ROXBURY, NJ – He’s usually a pretty even-tempered guy, but when it comes to older people being ripped-off by scam artists, Roxbury Police Chief Marc Palanchi can have trouble policing his emotions.
You can see the frustration in his eyes and hear it in his voice; Palanchi’s been there too often when a senior citizen is advised they were victimized.
“I see that poor distraught person sitting in our police station,” he said. “That poor victim crying and saying, ‘What have I done?’ They are crying and can’t even put sentences together. And you sit there and watch that. That’s where the anger comes in.”
He tries to console the elderly victims, but his blood gets hot when he thinks of the predator who stole their money through some telephone scam or other scheme that preys on the vulnerable. His thoughts about the thief are not pretty:
“You scumbag. You stole from this sweet old lady who’s taken care of her family and kids. Her husband passed and she lives alone and all she wants to do is be left alone to live her life out. You just took that from her - or you took a chunk of that from her. That’s where you say to yourself, ‘You know what? I can’t look at that anymore.’”
Taking It In His Own Hands
So Palanchi decided to do something new. He recently embarked on a mission - something he’s calling his Senior Citizen Initiative - aiming to educate and warn seniors in Roxbury even if it means visiting every one of them personally.
“It’s getting worse,” said the chief. “I’ve been looking at this and I’m seeing more and more and more. I said to myself that we need to start really targeting our seniors and protecting them … I don’t have anybody else to take this on, and it’s important to me, so I’m doing this myself.”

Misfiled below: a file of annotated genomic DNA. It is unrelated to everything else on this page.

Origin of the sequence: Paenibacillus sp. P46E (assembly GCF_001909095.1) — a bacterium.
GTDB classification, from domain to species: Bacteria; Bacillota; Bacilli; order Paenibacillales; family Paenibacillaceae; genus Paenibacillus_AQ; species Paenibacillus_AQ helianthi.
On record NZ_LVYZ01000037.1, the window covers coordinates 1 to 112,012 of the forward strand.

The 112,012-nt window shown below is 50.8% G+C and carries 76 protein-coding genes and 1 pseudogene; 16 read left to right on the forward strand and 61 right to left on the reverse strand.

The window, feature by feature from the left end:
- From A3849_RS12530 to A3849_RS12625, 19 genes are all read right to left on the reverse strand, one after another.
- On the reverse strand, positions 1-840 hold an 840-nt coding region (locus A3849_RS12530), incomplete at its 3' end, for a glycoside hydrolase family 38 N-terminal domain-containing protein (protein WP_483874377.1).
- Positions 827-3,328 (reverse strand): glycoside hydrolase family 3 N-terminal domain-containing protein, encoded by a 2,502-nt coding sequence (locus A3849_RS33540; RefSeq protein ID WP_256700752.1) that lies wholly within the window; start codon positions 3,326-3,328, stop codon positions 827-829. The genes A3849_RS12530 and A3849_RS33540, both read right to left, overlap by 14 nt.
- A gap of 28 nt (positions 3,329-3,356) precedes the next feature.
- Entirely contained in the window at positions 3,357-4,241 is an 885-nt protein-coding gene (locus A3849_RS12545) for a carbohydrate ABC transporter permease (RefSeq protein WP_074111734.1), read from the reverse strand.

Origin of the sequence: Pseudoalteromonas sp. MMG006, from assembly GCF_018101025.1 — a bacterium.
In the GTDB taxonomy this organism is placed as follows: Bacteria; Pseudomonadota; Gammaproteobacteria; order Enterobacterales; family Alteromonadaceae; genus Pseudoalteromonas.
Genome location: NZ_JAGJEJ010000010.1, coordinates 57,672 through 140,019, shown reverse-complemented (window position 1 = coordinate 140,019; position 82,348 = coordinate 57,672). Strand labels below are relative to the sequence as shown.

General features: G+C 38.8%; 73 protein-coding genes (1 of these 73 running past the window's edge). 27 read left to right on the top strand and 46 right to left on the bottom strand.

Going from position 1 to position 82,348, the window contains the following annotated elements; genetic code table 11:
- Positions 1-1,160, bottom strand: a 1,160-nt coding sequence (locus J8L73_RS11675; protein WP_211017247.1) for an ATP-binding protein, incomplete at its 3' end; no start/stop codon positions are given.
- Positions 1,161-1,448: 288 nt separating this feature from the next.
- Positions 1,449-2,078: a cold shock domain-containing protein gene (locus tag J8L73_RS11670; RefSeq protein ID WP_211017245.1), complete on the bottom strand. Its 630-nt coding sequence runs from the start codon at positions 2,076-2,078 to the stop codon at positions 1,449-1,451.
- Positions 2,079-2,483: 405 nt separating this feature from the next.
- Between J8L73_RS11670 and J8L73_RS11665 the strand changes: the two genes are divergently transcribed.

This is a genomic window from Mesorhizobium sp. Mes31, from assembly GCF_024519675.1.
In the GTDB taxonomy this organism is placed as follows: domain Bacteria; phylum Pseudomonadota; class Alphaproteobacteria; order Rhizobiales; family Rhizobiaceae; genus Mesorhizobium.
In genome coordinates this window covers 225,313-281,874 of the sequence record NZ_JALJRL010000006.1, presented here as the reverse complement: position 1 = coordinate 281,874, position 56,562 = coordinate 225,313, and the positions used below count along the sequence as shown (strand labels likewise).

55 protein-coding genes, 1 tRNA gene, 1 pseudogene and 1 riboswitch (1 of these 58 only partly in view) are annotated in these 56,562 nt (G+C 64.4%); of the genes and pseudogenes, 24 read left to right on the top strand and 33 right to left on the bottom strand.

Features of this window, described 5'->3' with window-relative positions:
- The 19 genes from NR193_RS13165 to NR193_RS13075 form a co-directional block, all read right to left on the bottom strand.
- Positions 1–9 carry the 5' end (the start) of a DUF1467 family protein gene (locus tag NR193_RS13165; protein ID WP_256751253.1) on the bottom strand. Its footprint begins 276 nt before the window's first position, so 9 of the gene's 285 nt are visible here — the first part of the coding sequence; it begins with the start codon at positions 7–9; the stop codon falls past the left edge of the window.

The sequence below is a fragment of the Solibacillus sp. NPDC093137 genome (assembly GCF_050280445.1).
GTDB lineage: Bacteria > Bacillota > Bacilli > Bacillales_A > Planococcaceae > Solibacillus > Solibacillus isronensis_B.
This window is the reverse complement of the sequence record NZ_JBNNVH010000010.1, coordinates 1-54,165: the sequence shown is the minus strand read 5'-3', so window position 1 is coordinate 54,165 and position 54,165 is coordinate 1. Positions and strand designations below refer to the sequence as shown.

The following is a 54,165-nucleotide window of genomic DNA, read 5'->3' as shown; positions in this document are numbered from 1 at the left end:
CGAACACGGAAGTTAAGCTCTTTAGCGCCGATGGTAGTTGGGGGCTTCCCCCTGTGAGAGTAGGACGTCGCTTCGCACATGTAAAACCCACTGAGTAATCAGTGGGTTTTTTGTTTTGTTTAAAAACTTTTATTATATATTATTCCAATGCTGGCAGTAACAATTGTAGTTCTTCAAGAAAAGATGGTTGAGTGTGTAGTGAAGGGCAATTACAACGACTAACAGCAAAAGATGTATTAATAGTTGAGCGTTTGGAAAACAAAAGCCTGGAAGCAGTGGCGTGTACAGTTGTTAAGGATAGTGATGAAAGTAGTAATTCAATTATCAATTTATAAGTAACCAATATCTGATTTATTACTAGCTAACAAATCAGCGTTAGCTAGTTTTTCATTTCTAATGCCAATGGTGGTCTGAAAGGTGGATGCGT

Palanchi said he’s been attending meetings of Roxbury’s two senior citizen clubs. He talks to the members and sticks around afterward to answer any questions.
“They line up,” Palanchi said. “Some weeks I’ll have 20 questions … They come up to me on the side and say, ‘I fell for that scam you were talking about, but I didn’t want to raise my hand because I was embarrassed.’”
A Dedicated Phone Line
Additionally, Palanchi set up a special “Police Advisor for Seniors” phone number at the police department: (973) 448-2037. He is urging seniors, or concerned friends and relatives, to call that number if they are suspicious about a possible scam. All calls will get a response from himself, another officer or a detective, he promised.
He said he will go to nursing homes, senior housing, churches. Whatever it takes to raise awareness.
The township has seen its share of senior citizen scam victims. It’s rare, but sometimes justice is served: In October 2017, police charged a Gutenberg man with attempting to steal more than $30,000 from a Kenvil woman through a roofing scam.
But too often, the con artists get away with their deeds and their victims’ money, Palanchi said. This time of year, scammers are particularly active because many seniors have tax refund money at hand, he noted. He urged seniors to “take a minute and think” before answering questions posed during phone calls.
Just Hang Up
The Internal Revenue Service doesn’t call and threaten people, he stressed. Those calls are scams and so are many solicitations for what sound to be good causes.
“Don’t give donations over the phone,” Palanchi said. “The police department and fire department will never call you over the phone (seeking donations).”
Among the more frightening cases in Roxbury was one that happened recently, said the chief.
“They called a woman and said, ‘Your husband was just in a car accident with my boss and we are an organized crime family. If you don’t go to Western Union and send me $3,500, we’re going to kill you husband.”
The criminals will even pretend to be police notifying grandparents that their grandchildren were arrested and will stay behind bars until bail is posted, Palanchi explained.
“They’ll send them to Home Depot or Lowe’s and say ‘You can pay for his bail with gift cards. Buy $2,000 in Home Depot gift cards. Call back this number and give me the code for the gift card and we will release him,’” Palanchi said. “We just did one for $4,000 two weeks ago.”
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